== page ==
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Waiting for Obama? Don't count on it

When the threat of rain forced Democratic National Convention organizers to move President Obama's acceptance speech from Bank of America Stadium to Time Warner Cable Arena last month, 65,000 people lost a chance to see history.

Campaign officials promised to try to arrange an event at which the president would meet with the ticket holders before the election. With less than four weeks left, time is running out. And Thursday, campaign officials wouldn't commit to a presidential visit.

"We don't have any announcements," Obama communications director Brent Colburn said in a conference call with N.C. reporters. 

Morning Roundup: Candidates rhetoric in governor's race intensifies

Saying “there’s no more important governor’s race in the America,” New Jersey Gov. Chris Christie touted fellow Republican Pat McCrory and bashed his opponent Thursday at a rally. Christie joined McCrory in front of around 250 people at Catawba College, McCrory’s alma mater.

The visit underscores the GOP investment in the North Carolina race. Wisconsin Gov. Scott Walker and South Carolina Gov. Nikki Haley also are expected to campaign with McCrory in coming weeks. Read full story.

More political headlines:

--Democratic gubernatorial candidate Walter Dalton sharply escalated criticism of his Republican opponent, Pat McCrory, on Thursday, portraying him as beholden to special interests, against public schools and likely to target state workers.

--Charlotte’s host committee paid for one of the biggest Democratic convention expenses – $5 million for use of Time Warner Cable Arena – from a fund that accepted cash from corporations, even though President Barack Obama had instructed convention organizers to not use business money for the actual convention.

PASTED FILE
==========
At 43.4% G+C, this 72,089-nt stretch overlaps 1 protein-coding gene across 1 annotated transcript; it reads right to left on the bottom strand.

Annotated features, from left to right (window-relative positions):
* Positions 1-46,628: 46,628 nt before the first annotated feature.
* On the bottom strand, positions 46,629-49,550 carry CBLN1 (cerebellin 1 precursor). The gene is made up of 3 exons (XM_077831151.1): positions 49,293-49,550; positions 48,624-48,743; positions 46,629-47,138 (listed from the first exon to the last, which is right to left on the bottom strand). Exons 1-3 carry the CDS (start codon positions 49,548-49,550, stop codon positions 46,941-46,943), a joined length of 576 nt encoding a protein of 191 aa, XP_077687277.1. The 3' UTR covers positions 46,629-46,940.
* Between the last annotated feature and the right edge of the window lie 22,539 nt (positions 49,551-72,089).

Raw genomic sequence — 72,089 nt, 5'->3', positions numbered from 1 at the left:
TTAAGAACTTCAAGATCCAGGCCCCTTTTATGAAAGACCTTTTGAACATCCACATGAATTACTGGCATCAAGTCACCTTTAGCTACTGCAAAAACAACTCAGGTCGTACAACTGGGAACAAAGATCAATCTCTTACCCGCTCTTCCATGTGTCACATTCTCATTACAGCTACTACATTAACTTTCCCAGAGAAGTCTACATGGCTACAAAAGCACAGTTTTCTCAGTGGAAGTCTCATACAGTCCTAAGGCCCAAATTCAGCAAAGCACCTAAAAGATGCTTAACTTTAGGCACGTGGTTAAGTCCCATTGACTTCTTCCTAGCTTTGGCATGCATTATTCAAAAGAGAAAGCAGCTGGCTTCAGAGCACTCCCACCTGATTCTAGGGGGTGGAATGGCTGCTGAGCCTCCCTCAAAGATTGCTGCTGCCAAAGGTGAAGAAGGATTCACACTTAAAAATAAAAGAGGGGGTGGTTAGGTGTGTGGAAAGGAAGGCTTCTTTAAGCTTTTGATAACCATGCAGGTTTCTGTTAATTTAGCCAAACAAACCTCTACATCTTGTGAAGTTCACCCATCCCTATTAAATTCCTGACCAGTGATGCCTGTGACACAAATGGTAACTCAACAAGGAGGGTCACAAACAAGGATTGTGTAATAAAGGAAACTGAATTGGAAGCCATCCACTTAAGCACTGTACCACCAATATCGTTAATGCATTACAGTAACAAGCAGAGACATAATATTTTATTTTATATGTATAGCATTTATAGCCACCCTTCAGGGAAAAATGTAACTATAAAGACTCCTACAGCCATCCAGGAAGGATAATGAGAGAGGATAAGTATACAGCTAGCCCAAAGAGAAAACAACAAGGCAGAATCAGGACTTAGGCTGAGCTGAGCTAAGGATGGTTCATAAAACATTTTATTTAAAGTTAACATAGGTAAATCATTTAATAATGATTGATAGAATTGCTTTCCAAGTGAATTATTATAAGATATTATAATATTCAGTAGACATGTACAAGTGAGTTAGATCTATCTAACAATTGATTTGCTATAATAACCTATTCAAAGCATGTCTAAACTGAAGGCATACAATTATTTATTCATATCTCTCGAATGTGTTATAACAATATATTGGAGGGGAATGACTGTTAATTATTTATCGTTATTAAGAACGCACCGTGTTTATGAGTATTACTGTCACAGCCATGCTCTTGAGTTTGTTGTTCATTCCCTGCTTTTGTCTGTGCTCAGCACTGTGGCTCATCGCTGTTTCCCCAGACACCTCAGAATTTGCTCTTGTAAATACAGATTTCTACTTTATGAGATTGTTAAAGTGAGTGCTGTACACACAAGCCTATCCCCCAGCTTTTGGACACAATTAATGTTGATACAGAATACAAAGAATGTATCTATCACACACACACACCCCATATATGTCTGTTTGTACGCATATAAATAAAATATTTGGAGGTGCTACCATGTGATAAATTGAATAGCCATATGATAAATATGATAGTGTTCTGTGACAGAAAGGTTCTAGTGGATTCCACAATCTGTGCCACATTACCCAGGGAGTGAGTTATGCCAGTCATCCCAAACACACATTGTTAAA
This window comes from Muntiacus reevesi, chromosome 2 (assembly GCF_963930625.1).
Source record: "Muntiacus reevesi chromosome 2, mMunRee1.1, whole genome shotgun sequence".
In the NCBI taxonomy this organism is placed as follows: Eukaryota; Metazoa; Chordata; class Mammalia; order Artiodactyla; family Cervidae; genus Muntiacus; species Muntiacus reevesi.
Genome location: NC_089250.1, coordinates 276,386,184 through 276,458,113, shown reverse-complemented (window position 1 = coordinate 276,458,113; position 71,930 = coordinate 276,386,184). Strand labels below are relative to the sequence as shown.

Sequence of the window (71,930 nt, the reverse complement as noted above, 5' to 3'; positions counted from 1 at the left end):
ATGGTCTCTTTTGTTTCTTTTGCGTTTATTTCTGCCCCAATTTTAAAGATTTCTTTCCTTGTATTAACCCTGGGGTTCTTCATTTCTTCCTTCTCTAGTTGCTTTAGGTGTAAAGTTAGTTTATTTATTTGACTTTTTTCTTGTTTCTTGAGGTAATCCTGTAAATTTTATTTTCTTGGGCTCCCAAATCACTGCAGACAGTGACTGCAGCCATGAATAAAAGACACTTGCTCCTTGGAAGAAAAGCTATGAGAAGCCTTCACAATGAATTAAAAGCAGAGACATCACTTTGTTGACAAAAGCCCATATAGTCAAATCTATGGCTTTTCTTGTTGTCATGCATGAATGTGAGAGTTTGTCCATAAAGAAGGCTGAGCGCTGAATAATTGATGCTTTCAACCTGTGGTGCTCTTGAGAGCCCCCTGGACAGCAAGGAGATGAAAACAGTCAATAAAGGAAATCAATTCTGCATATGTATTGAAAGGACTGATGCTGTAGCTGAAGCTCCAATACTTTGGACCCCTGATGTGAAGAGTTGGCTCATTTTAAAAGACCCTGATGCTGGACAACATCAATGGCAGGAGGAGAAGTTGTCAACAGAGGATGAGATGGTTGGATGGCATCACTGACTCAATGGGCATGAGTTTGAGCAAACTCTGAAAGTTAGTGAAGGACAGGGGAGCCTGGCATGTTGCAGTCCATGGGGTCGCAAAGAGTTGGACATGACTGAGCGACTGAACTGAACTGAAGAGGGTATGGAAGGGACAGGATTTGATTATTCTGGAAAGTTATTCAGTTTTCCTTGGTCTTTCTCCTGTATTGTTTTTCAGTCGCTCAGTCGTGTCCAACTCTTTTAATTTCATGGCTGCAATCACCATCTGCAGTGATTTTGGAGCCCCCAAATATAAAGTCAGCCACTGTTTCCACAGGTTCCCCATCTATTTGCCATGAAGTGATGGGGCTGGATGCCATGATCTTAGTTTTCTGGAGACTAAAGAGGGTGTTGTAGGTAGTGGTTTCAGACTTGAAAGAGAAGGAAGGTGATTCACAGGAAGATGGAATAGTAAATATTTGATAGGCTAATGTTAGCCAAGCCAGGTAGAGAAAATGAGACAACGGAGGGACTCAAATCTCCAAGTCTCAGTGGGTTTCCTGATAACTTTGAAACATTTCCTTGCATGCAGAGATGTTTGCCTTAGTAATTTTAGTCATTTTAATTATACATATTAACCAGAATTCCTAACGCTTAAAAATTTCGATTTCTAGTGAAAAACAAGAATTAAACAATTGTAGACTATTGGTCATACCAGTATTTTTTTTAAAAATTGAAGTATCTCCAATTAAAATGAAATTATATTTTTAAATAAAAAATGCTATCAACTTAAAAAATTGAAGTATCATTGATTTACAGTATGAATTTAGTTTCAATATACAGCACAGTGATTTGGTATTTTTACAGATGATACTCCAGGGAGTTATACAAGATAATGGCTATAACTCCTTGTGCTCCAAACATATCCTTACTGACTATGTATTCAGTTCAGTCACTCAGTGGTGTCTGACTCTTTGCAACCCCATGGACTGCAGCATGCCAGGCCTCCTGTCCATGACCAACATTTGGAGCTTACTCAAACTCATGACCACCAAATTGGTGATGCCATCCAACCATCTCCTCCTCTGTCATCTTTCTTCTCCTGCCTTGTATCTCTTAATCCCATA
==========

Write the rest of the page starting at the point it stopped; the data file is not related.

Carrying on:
Morning Roundup: TV ads mark crucial point in governor's race

Democratic gubernatorial candidate Walter Dalton began his television advertising campaign Wednesday, in what could be a critical moment in his race against Republican Pat McCrory. Trailing McCrory in the polls and still not known by nearly half the state’s voters, Dalton hopes the statewide TV advertising campaign will provide his candidacy with a much needed boost.

But the fact that the sitting lieutenant governor is running his first ad in mid-September introducing himself to voters shows how far he has to go in the final eight weeks. Read more here.

More political headlines:

--Senior Republican strategist Charlie Black said Wednesday he would “love to see” his party choose Charlotte for its 2016 national convention.

Morning Roundup: President Obama says thank you to North Carolina

President Barack Obama didn't give Charlotte or North Carolina a shout out in his acceptance speech at the Democratic convention. But he signed an op-ed in today's Charlotte Observer thanking the city for its hospitality: "To everyone who helped make the 2012 Democratic National Convention in Charlotte such a rousing success, we have two simple words – thank you," it starts. Read the full Obama letter here.

More political headlines:

--After spending $56 million on a TV advertising barrage unprecedented in North Carolina political history, the presidential campaigns of Barack Obama and Mitt Romney are preparing for a two-month sprint for the state’s 15 electoral votes.

Morning Roundup: Obama camp says it's not leaving North Carolina

Democrats on Monday dismissed a suggestion by the top pollster for Republican Mitt Romney that President Barack Obama’s campaign is “laying the groundwork for a stealth withdrawal” from North Carolina.

The dueling claims came four days after the Democratic convention in Charlotte – and 56 before Election Day – as both sides jockeyed for the upper hand in North Carolina, a state Politico called Monday one of nine remaining presidential battlegrounds. Read more here.

Other political headlines this morning:

--Democratic gubernatorial candidate Walter Dalton on Monday offered a jobs plan that he said avoids “rigid ideology” but includes a series of practical ideas that he said would help address North Carolina’s high unemployment rate.